Selected Poems, 1958-1984

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David R. Godine Publisher, 1986 - 317 pages
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Poetry. With a Foreword by Allen Ginsberg. Editor Raymond Foye's essential selection from a quarter century of Wieners' extraordinary inspired work includes The Hotel Wentley Poems (1958), Ace of Pentacles (1964), Pressed Wafer (1967), Asylum Poems (1969), Nerves (1970) and large portions of later books. Plus revealing, brilliant interviews done with Robert Von Halberg and Charles Shively.
 

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Table des matières

FOREWORD by Allen Ginsberg
15
A poem for record players
27
A poem for early risers
34
A poem for the insane
42
Long Nook
49
Wrapped Up in an Indian Blanket
55
For Marion
61
I walk under the distant stars
67
Inoperable
161
BEHIND THE STATE CAPITOL OR CINCINNATI PIKE 1975
167
To Sink Love
173
Maria Gouverneur
179
To the Bad Debts in the United States Depts of
186
After Dinner on Pinckney Street
191
Tashi
197
A Poem for the Dead I Know
205

A Series
68
Contradicting Picasso
74
AUTUMN IN NEW YORK
80
This Love That Moves the World the Sun and Stars
86
The Suicide
92
The Dark Brew
105
Sustenance
108
StopWatch
114
After Symonds Venice
120
With Meaning
126
The Suck
132
Insulted
138
Naked
144
Paul II
149
Apparition
155
What Are You Saying
211
Solitary Pleasure
217
Alcohol doesnt ease the pain
223
Adrift a Month
230
Honesty
233
I cant put my head on the pillow
239
Klugwerth
245
How Perfect How Quintessential
251
Dormant Lamont
257
Luchow ChocauLait
263
je oubli
266
September Eleventh
279
INDEX OF TITLES AND FIRST LINES
309
Droits d'auteur

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À propos de l'auteur (1986)

John Wieners graduated from Boston College with an A.B. in English, in 1954. He spent 1955-1956 at Charles Olson's experimental Black Mountain College in North Carolina, studying writing with Robert Creeley and Robert Duncan. Wieners then journeyed to San Francisco where he published his first book, "Hotel Wentley Poems" in 1958, at the age of twenty-four. Wieners returned to Boston in 1959 to be institutionalized, in part because of drug abuse. In 1961 he moved to New York City with the help of a grant from Allen Ginsberg's Poetry Foundation. He worked as an assistant bookkeeper at the Eighth Street Bookshop for a year in '63. Wieners went back to Boston in 1963 and worked as a subscriptions editor for Jordan Marsh department stores until 1965. Olson, a long time friend, invited Wieners to enroll in the graduate program at S.U.N.Y. Buffalo, which is where he stayed until 1967. In the spring of 1969 Wieners was again institutionalized, resulting in "The Asylum Poems (For my Father)," published later that year. In the early 1970s, despite brief periods of institutionalization, Wieners taught a course entitled "Verse in the U.S. Since 1955" at the Beacon Hill Free School in Boston. He was also involved in the antiwar movement, crusaded against racism, and campaigned for the rights of women and homosexuals. In 1975 Wieners published "Behind the State Capital, or Cincinnati Pike," a book of letters, memoirs, and brief lyric poems. In 1986 he produced a retrospective collection, "Selected Poems, 1958-1984" with a forward written by Allen Ginsberg. In 1996 he appeared with Ed Sanders at Stone Soup in Boston for what would have been Jack Kerouac's 76th birthday celebration. Also in 1996, The Sun and Moon Press released an edited and previously unpublished diary and journal by Wieners documenting his life in San Francisco around the time of The Hotel Wentley Poems.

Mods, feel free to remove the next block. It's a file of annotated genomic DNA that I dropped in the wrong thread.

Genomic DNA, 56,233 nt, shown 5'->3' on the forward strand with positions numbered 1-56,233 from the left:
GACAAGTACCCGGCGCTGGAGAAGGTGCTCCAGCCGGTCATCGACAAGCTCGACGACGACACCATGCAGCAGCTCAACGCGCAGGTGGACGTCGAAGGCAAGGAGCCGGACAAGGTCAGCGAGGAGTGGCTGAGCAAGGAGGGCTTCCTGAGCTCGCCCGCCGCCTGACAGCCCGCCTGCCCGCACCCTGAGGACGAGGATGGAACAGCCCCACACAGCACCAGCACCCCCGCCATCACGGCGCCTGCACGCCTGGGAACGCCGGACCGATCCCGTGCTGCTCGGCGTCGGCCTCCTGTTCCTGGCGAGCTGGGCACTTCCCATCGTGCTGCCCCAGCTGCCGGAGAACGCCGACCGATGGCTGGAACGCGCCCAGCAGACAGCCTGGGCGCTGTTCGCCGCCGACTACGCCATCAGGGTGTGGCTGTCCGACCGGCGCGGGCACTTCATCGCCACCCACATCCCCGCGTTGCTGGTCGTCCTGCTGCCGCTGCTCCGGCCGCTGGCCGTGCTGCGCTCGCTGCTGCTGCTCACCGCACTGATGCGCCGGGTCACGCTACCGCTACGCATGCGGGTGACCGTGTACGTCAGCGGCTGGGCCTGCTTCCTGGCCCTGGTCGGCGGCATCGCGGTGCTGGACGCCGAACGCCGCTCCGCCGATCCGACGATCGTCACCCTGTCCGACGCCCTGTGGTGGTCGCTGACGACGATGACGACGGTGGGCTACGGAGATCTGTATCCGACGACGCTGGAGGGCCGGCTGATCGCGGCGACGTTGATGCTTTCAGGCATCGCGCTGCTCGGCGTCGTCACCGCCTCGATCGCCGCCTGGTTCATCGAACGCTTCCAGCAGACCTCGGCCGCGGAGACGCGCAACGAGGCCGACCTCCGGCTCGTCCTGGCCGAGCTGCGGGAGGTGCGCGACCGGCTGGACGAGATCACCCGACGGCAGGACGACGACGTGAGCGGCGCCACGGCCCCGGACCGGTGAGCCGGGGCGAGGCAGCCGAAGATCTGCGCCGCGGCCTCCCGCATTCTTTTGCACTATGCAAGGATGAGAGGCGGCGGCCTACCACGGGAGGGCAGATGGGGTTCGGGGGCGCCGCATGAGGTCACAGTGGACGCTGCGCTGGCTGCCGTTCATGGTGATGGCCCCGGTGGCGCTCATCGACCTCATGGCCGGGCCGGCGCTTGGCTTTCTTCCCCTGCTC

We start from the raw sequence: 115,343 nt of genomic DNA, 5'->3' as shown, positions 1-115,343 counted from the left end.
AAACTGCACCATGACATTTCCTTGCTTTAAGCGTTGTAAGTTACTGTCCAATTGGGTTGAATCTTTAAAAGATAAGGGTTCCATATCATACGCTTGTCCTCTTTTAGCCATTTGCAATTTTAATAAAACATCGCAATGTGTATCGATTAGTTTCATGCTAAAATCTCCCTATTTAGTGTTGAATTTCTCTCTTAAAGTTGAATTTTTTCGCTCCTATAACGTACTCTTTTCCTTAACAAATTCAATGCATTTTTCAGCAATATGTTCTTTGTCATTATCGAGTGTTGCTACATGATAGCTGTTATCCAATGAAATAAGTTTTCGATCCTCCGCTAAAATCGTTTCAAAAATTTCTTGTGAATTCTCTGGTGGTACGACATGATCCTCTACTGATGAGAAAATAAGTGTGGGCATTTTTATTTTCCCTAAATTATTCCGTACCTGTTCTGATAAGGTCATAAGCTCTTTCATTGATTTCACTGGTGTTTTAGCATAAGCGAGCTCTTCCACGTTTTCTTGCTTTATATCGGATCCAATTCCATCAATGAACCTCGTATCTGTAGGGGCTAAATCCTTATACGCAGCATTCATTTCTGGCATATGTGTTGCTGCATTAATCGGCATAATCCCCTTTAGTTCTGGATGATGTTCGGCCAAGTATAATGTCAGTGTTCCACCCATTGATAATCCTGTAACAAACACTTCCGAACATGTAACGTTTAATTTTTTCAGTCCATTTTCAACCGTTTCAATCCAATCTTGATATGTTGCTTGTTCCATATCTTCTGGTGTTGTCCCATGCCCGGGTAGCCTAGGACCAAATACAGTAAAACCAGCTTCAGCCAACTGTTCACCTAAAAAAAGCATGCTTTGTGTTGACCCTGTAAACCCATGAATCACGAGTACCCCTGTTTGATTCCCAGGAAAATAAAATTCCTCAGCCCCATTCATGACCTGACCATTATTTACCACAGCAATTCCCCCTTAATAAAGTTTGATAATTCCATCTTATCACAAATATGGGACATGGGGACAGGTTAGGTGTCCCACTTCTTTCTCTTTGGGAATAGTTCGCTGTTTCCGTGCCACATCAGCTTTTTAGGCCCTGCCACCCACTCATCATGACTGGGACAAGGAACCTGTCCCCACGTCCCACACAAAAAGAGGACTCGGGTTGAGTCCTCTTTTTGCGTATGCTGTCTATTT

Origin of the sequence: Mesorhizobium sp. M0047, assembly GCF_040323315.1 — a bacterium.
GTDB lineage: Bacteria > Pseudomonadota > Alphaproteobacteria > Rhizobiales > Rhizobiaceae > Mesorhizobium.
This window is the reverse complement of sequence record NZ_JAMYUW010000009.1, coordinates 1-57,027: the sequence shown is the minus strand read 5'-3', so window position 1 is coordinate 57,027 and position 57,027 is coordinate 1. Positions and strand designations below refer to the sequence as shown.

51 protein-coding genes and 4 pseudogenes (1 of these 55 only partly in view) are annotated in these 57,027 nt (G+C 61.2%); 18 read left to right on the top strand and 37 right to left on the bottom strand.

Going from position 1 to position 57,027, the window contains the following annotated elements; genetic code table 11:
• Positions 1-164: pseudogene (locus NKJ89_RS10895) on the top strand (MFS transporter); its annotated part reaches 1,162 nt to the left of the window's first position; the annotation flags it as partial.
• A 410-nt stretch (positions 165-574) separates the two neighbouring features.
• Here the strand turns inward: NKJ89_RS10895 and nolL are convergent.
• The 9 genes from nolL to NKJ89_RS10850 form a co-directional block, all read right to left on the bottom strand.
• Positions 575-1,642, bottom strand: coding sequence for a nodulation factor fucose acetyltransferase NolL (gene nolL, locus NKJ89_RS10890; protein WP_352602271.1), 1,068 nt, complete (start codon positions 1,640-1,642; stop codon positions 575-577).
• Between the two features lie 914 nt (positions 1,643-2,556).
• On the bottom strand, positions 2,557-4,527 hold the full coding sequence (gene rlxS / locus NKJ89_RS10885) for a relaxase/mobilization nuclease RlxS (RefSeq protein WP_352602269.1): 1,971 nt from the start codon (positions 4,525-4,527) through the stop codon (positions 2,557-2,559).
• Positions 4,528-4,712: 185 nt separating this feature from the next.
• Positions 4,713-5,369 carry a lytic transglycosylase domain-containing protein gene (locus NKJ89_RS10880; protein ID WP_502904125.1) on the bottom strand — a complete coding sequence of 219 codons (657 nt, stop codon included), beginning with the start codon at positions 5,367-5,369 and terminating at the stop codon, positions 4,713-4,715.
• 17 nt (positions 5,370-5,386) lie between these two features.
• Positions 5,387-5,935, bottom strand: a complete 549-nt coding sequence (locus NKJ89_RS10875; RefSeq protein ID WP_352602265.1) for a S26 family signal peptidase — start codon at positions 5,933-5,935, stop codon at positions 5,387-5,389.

Irwin Allen Ginsberg was born in Newark, New Jersey, the son of poet and teacher Louis Ginsberg. In 1948, he received a B.A. degree from Columbia University. Ginsberg began writing poetry while still in school and first gained wide public recognition in 1956 with the long poem Howl. Howl has had a stormy history. When it was first recited at poetry readings, audiences cheered wildly. It was published by Lawrence Ferlinghetti's City Lights Books and printed in England. Before the printed copies could be distributed, however they were seized by U.S. custom officials as obscene. After a famous court case in which the poem was found not to be obscene, the work sold rapidly and Ginsberg's reputation was assured. Regarded as the foremost port of the Beat generation (as group of rebellious writers who opposed conformity and sough intensity of experience), Ginsberg's work is concerned with many subjects of contemporary interest, including drugs, sexual confusion, the voluntary poverty of the artist and rebel, and rejection of society. He is a poet with a significant message, and his criticism of American society is part of a long tradition of American writers who have questioned their country's values. Ginsberg received numerous honors, including a Woodbury Poetry Prize, a National Institute of Arts and Letters Award, and a National Book Award for poetry. Ginsberg was a Pulitzer Prize finalist in 1995 for his book Cosmopolitan Greetings: Poems 1986-1992. Ever the Bohemian, he had numerous occupations throughout his lifetime including dishwasher, porter, book reviewer, and spot welder. He died in April 1997 of complications due to liver cancer.

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